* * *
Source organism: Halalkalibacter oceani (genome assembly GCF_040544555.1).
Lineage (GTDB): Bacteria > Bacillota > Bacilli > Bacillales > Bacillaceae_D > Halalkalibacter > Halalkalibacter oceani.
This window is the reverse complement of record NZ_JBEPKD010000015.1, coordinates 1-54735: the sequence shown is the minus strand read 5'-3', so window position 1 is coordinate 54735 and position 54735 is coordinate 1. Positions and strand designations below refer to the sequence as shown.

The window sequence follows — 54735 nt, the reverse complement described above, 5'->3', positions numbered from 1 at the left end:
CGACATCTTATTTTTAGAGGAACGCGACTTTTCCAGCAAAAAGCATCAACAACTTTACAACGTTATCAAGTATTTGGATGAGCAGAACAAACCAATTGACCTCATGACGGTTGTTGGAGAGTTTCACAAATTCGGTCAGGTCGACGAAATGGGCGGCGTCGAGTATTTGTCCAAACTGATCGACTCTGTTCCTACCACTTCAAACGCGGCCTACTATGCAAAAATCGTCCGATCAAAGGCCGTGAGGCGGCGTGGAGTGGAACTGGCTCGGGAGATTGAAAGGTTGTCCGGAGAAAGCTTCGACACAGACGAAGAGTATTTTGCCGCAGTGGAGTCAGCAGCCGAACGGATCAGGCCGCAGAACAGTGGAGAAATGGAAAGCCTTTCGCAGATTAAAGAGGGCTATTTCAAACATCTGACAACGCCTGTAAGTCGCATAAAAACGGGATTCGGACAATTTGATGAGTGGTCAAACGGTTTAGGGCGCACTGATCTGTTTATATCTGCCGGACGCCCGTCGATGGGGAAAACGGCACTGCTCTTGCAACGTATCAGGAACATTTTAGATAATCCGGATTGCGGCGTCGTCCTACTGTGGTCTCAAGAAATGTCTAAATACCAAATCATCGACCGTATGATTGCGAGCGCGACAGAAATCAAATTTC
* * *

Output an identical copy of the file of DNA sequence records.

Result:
Source organism: Halalkalibacter oceani (genome assembly GCF_040544555.1).
Lineage (GTDB): Bacteria > Bacillota > Bacilli > Bacillales > Bacillaceae_D > Halalkalibacter > Halalkalibacter oceani.
This window is the reverse complement of record NZ_JBEPKD010000015.1, coordinates 1-54735: the sequence shown is the minus strand read 5'-3', so window position 1 is coordinate 54735 and position 54735 is coordinate 1. Positions and strand designations below refer to the sequence as shown.

The window sequence follows — 54735 nt, the reverse complement described above, 5'->3', positions numbered from 1 at the left end:
CGACATCTTATTTTTAGAGGAACGCGACTTTTCCAGCAAAAAGCATCAACAACTTTACAACGTTATCAAGTATTTGGATGAGCAGAACAAACCAATTGACCTCATGACGGTTGTTGGAGAGTTTCACAAATTCGGTCAGGTCGACGAAATGGGCGGCGTCGAGTATTTGTCCAAACTGATCGACTCTGTTCCTACCACTTCAAACGCGGCCTACTATGCAAAAATCGTCCGATCAAAGGCCGTGAGGCGGCGTGGAGTGGAACTGGCTCGGGAGATTGAAAGGTTGTCCGGAGAAAGCTTCGACACAGACGAAGAGTATTTTGCCGCAGTGGAGTCAGCAGCCGAACGGATCAGGCCGCAGAACAGTGGAGAAATGGAAAGCCTTTCGCAGATTAAAGAGGGCTATTTCAAACATCTGACAACGCCTGTAAGTCGCATAAAAACGGGATTCGGACAATTTGATGAGTGGTCAAACGGTTTAGGGCGCACTGATCTGTTTATATCTGCCGGACGCCCGTCGATGGGGAAAACGGCACTGCTCTTGCAACGTATCAGGAACATTTTAGATAATCCGGATTGCGGCGTCGTCCTACTGTGGTCTCAAGAAATGTCTAAATACCAAATCATCGACCGTATGATTGCGAGCGCGACAGAAATCAAATTTC